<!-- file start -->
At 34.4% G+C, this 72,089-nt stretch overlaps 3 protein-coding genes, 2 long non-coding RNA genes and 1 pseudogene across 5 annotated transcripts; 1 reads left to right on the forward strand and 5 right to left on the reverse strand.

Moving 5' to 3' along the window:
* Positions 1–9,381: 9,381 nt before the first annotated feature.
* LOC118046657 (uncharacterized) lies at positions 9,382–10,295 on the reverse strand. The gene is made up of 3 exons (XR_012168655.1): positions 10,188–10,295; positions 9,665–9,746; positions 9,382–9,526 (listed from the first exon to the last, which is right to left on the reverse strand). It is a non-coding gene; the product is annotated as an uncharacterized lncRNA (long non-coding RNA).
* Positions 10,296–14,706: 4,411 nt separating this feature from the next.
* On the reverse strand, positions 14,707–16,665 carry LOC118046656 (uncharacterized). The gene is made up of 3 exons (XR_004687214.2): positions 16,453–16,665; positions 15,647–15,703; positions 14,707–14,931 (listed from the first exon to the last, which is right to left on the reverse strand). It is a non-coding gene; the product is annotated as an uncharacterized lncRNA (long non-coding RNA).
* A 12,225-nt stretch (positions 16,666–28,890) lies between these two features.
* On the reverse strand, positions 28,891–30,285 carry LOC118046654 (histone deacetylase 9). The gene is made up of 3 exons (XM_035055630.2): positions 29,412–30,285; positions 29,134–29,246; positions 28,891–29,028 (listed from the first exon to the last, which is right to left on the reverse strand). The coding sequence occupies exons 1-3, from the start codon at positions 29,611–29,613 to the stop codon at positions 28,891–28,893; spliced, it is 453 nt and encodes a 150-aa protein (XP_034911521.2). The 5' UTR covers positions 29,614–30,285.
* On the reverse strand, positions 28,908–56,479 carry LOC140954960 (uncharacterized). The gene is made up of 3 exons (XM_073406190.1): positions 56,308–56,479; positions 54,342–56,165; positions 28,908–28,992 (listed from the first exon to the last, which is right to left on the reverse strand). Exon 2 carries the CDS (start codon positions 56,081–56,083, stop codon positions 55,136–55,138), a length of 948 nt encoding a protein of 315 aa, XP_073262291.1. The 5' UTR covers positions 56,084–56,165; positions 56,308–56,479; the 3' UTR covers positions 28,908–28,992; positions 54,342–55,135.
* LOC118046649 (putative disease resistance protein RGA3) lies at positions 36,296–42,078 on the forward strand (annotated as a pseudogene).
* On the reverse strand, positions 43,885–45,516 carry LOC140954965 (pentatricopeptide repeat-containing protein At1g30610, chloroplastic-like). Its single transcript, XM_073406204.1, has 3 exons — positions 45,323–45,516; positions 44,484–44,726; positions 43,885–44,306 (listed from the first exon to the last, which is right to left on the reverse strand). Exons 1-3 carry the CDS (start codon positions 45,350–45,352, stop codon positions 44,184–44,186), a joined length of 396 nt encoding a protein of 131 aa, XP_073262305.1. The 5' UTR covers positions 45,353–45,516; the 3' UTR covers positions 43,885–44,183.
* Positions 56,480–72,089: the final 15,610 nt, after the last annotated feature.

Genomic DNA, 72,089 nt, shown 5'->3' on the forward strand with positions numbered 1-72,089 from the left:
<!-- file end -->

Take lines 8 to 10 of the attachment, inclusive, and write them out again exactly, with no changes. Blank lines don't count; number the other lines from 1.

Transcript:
* On the reverse strand, positions 28,891–30,285 carry LOC118046654 (histone deacetylase 9). The gene is made up of 3 exons (XM_035055630.2): positions 29,412–30,285; positions 29,134–29,246; positions 28,891–29,028 (listed from the first exon to the last, which is right to left on the reverse strand). The coding sequence occupies exons 1-3, from the start codon at positions 29,611–29,613 to the stop codon at positions 28,891–28,893; spliced, it is 453 nt and encodes a 150-aa protein (XP_034911521.2). The 5' UTR covers positions 29,614–30,285.
* On the reverse strand, positions 28,908–56,479 carry LOC140954960 (uncharacterized). The gene is made up of 3 exons (XM_073406190.1): positions 56,308–56,479; positions 54,342–56,165; positions 28,908–28,992 (listed from the first exon to the last, which is right to left on the reverse strand). Exon 2 carries the CDS (start codon positions 56,081–56,083, stop codon positions 55,136–55,138), a length of 948 nt encoding a protein of 315 aa, XP_073262291.1. The 5' UTR covers positions 56,084–56,165; positions 56,308–56,479; the 3' UTR covers positions 28,908–28,992; positions 54,342–55,135.
* LOC118046649 (putative disease resistance protein RGA3) lies at positions 36,296–42,078 on the forward strand (annotated as a pseudogene).